Another important thing to consider, when dealing with marketplaces, is the affiliates. We are talking about third-party blogs and web-sites, which handle the promotion of different products (ads, which we see in blogs, leading to online marketplaces like Amazon and eBay, provide vivid examples of such promotions). Say, a blogger writes about different cleaning products and detergents. She writes about unique cleaning products, and references a link to the web-site (online marketplace), where these products can be purchased. It is expected, that the blogger is going to receive some small commission of every purchase that is made through the link from her blog.

Example 3

John smears his newly-bought T-shirt, goes online and finds the blog, providing some useful information on where effective detergents can be purchased. He clicks on the link in the blog and purchases the detergent at the online marketplace. Now, beside the fees, the bank and the marketplace owner are entitled to, the blogger should also get her small share of the transaction amount.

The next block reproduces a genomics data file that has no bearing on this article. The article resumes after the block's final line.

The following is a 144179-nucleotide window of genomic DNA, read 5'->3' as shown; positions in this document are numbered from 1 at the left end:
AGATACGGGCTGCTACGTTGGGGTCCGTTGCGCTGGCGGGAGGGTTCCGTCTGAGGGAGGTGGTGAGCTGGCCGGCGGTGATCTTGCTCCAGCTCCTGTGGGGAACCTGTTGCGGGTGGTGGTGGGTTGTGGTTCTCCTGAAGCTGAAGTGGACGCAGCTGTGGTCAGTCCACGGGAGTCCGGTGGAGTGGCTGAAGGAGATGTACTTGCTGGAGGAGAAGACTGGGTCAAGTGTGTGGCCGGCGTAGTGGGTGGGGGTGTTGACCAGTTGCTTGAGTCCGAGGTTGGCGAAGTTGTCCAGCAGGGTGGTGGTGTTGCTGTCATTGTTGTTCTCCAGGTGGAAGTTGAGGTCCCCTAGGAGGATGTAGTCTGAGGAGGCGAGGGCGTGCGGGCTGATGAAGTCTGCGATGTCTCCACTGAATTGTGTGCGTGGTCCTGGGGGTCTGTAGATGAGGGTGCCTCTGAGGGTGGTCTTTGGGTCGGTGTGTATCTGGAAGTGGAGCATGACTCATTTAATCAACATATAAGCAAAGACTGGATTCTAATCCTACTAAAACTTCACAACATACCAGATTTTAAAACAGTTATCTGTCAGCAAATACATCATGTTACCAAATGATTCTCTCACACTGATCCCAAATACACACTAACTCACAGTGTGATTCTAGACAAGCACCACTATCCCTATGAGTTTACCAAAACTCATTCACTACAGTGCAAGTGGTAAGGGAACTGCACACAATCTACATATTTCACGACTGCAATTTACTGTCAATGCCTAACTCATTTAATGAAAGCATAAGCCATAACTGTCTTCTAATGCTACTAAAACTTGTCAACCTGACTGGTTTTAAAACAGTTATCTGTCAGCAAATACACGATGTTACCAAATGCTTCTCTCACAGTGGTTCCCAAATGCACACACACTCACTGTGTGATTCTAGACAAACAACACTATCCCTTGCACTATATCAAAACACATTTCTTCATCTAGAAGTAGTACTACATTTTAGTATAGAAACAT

As we can see, the traditional transaction processing model does not fully meet the needs of an online marketplace. Online marketplaces have a need for split funding, i.e, they require the ability to split an original transaction into multiple sub-components (smaller payments), that can be distributed among different parties, such as affiliates.

Conclusion

If you want to build your business in accordance to the online marketplace model, you need to select the right payment processing partner, who, potentially, is capable of providing flexible split funding functionality. Although you can go with a traditional processor and build the split funding logic yourself, you are likely to experience many challenges, and still the process might not be transparent enough. Consequently, it might be better and more profitable for you to partner with a payment platform, which already supports split payment functionality. It might also be useful for you to check, if a payment facilitator model is the right one for you.